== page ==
Recently, we had a conversation with a large food and beverage manufacturer about quality management and software strategies. Topics of the discussion included Enterprise Resource Planning (ERP), Enterprise Quality Management Software (EQMS), Manufacturing Execution Systems (MES), and Statistical Process Control (SPC) software.
The discussion about SPC in particular raised some interesting points. This company had recently decided to globally deploy an SPC solution independent from the work it was doing in ERP, EQMS, and MES. This is an architectural approach that many large companies choose and warrants further discussion.
An Overview of the SPC Space
It may be beneficial to first provide a statistical process control definition and background on the solution. SPC software generally provides data collection, analysis, visualization and workflow capabilities designed to help track and reduce variability in production processes. Primarily, users of SPC are machine operators, manufacturing supervisors, continuous improvement professionals, and Six Sigma project managers.
Users obtain value and justify an ROI in SPC software through manufacturing processes variability reduction and the subsequent reduction it provides in scrap rates, yields, material variance, and the cost of quality. The main sponsors of SPC projects are typically plant managers and directors/VPs of manufacturing, Quality, and OpEx.
How SPC Fits into the Software Market
SPC is a software space that sits squarely between MES and EQMS, with often neither space providing an ideal solution. In general, a manufacturing company can choose to go one of three routes with SPC software: deploy it as part of MES, as part of EQMS, or as a stand-alone solution.
MES and SPC
Many MES vendors today already have an SPC module but it’s generally not offered stand-alone. Rather, it comes as part of MES, which can create time to value issues for SPC deployments. Anyone who has spent time in the MES industry knows it's often slow to deploy because MES requires integration with so many other enterprise applications and must rollout across a diverse set of plant assets. It also touches on many different areas of manufacturing besides SPC, such as traceability, maintenance, scheduling, and more.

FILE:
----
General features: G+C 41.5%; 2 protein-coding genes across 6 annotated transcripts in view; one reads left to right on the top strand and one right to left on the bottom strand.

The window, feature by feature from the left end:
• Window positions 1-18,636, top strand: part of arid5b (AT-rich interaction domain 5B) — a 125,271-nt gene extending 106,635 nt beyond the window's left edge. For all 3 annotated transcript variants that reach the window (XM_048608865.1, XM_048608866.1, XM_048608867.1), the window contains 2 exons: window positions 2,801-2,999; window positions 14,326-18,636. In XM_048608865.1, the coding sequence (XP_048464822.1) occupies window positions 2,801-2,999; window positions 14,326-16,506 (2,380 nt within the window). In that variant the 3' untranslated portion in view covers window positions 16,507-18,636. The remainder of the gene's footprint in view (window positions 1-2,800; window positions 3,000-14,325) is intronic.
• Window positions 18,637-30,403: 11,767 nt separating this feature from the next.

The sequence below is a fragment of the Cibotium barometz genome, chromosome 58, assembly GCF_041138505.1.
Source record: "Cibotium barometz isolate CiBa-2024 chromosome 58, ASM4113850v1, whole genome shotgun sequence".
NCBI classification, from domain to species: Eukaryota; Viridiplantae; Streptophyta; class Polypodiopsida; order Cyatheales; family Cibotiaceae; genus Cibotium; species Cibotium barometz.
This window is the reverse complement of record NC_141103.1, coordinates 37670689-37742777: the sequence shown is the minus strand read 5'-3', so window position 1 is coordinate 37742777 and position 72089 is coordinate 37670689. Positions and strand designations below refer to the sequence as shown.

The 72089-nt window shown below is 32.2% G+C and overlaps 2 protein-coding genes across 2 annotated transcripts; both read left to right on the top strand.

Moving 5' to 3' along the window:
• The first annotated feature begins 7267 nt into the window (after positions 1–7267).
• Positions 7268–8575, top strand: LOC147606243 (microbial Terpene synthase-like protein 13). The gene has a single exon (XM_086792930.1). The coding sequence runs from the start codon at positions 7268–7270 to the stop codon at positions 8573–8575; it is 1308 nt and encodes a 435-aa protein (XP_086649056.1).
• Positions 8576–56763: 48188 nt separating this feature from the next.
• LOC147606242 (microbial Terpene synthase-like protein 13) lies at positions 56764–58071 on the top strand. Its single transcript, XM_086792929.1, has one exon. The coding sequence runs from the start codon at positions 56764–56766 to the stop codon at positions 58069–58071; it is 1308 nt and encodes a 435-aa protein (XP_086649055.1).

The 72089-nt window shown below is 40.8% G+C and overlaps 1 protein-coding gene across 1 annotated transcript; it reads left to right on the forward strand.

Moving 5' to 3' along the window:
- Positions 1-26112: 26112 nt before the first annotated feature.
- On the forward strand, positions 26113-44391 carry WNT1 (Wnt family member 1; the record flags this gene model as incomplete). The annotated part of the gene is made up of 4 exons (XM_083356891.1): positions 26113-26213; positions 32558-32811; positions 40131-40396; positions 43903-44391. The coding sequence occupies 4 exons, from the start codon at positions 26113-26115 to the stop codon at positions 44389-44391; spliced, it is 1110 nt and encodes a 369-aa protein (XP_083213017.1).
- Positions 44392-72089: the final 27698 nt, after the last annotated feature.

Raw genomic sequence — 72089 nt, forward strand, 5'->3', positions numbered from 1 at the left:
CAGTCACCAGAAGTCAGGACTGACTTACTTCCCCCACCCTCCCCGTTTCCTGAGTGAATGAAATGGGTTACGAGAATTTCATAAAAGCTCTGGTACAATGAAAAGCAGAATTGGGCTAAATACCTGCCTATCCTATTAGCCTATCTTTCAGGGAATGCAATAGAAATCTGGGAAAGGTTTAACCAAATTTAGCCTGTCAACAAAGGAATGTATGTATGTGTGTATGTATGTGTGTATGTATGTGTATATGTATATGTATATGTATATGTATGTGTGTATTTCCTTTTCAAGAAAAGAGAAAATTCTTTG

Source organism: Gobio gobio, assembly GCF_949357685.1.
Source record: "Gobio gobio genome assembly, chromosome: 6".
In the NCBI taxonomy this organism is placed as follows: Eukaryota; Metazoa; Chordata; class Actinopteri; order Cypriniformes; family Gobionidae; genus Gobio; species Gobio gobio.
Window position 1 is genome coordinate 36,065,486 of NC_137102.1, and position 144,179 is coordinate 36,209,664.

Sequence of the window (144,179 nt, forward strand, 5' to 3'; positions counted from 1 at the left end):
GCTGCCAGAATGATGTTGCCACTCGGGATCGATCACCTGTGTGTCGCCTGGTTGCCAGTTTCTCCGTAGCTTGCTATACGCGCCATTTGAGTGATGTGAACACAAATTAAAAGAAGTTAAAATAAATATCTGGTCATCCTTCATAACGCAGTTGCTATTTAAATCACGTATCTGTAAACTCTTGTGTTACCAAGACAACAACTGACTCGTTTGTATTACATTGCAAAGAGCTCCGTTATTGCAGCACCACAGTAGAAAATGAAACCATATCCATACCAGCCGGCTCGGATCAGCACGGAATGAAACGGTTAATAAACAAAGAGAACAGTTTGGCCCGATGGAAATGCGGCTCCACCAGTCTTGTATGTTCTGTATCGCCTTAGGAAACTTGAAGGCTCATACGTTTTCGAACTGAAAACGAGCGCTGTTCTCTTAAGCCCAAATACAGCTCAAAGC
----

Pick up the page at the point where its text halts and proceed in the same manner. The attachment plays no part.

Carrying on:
Because of these time to deploy and complexity issues faced with MES, many companies choose to go with stand-alone SPC software to more quickly and easily address process variation pain points. Of course, the MES vendors are not standing still and many have been focused on improving these areas of weakness and are making real progress.
EQMS and SPC
There are also the EQMS vendors, some of which offer SPC. EQMS does not have the same time to deploy issues as MES, but the players still often struggle with SPC. Most EQMS vendors do not deal well with real-time process data, instead they are designed to enforce workflows for quality and compliance professionals like CAPA, Doc Control, Audits, Certifications, etc.
Because of these issues dealing with data on the shopfloor, again many companies choose to go with stand-alone SPC software. However, some EQMS vendors are starting to focus more on real-time manufacturing data and integration with MES systems.
Then, of course, there are the SPC pure-play vendors. The SPC space is relatively small, but growing with many of the players focused on how to extend their core businesses. In general, the pure-play SPC companies perform well within the niche market. Each has the right set of functionality, subject matter expertise, and value to quickly deliver the ROI customers demand.
Recent growth in the space has also now given players the scale needed to support global deployments and enterprise customers, as was verified by our recent discussion with one of the world's largest F&B companies.
However, in reality, there are only three or four SPC vendors that matter for large companies and then many more small companies that are not yet viable for enterprise customers.
LNS Research’s Future Coverage of SPC
Similar to the way we've been covering quality management software, LNS Research will be moving onto the shop floor and into manufacturing operations. Additionally, we'll be talking about the SPC space and helping users understand the benefits of SPC software as well as what's the best approach for them, whether it should be implemented as a stand-alone solution, as part of MES, or if it should be done as part of EQMS.
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Manufacturing Operations Management: MOM vs. MES
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